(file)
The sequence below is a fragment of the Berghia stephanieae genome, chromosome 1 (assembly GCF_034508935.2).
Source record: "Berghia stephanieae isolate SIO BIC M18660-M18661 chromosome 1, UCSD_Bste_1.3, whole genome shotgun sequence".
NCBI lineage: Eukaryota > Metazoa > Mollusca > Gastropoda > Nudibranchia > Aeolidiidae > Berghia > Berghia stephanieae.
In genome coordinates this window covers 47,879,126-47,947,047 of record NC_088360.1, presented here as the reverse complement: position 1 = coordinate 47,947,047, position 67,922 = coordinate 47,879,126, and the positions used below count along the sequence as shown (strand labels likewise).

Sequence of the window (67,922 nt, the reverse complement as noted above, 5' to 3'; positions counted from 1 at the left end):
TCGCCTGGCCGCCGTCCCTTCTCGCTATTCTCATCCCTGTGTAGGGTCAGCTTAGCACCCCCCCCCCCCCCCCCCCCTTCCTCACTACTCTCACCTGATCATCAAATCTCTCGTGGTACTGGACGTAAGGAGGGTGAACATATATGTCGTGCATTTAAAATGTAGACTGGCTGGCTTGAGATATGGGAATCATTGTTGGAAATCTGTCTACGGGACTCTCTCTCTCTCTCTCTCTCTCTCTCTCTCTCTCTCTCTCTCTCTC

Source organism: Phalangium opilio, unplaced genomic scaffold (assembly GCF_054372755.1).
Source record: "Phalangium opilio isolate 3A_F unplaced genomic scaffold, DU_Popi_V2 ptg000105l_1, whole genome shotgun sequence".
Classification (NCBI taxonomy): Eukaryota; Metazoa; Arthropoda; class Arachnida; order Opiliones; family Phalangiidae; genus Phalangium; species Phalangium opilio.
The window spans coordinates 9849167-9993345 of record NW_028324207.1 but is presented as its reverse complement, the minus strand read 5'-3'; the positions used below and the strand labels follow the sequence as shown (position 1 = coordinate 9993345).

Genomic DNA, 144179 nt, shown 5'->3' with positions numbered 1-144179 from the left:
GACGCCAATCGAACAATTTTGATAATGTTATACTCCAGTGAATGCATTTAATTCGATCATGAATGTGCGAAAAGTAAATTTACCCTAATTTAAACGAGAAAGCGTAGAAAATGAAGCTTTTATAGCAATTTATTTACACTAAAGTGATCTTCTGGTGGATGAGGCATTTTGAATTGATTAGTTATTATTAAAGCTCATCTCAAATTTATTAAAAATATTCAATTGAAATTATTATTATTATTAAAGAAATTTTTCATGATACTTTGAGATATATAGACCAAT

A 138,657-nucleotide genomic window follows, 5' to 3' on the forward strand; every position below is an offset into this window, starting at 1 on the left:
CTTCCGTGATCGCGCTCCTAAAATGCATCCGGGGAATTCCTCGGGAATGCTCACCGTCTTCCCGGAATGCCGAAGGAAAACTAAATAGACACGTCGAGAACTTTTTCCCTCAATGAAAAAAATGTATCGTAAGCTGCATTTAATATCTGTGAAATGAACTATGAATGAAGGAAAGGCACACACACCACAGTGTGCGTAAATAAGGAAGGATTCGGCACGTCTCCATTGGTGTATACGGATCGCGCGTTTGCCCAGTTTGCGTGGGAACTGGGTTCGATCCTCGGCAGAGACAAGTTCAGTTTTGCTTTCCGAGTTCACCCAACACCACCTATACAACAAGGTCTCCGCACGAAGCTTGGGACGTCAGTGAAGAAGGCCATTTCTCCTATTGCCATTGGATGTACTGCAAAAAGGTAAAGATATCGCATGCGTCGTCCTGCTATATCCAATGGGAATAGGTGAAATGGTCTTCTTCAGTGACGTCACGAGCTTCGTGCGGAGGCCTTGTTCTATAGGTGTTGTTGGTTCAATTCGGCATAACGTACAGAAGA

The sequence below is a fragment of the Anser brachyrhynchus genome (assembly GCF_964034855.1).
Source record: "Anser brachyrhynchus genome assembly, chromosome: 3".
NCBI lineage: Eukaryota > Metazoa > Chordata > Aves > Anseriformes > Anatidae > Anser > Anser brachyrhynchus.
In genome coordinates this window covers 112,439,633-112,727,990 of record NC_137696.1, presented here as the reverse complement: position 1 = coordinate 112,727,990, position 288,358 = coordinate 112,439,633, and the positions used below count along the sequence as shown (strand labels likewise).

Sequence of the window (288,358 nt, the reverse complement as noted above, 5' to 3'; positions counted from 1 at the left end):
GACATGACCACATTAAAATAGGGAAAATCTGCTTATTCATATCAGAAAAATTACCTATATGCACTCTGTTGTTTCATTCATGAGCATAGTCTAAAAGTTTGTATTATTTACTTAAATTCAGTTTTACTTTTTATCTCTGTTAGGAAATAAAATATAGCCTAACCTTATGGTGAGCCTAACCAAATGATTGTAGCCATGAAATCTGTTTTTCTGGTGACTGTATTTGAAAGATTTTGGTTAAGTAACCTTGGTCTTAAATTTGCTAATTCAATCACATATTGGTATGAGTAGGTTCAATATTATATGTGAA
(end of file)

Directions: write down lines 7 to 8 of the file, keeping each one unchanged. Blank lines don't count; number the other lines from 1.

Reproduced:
Source organism: Phalangium opilio, unplaced genomic scaffold (assembly GCF_054372755.1).
Source record: "Phalangium opilio isolate 3A_F unplaced genomic scaffold, DU_Popi_V2 ptg000105l_1, whole genome shotgun sequence".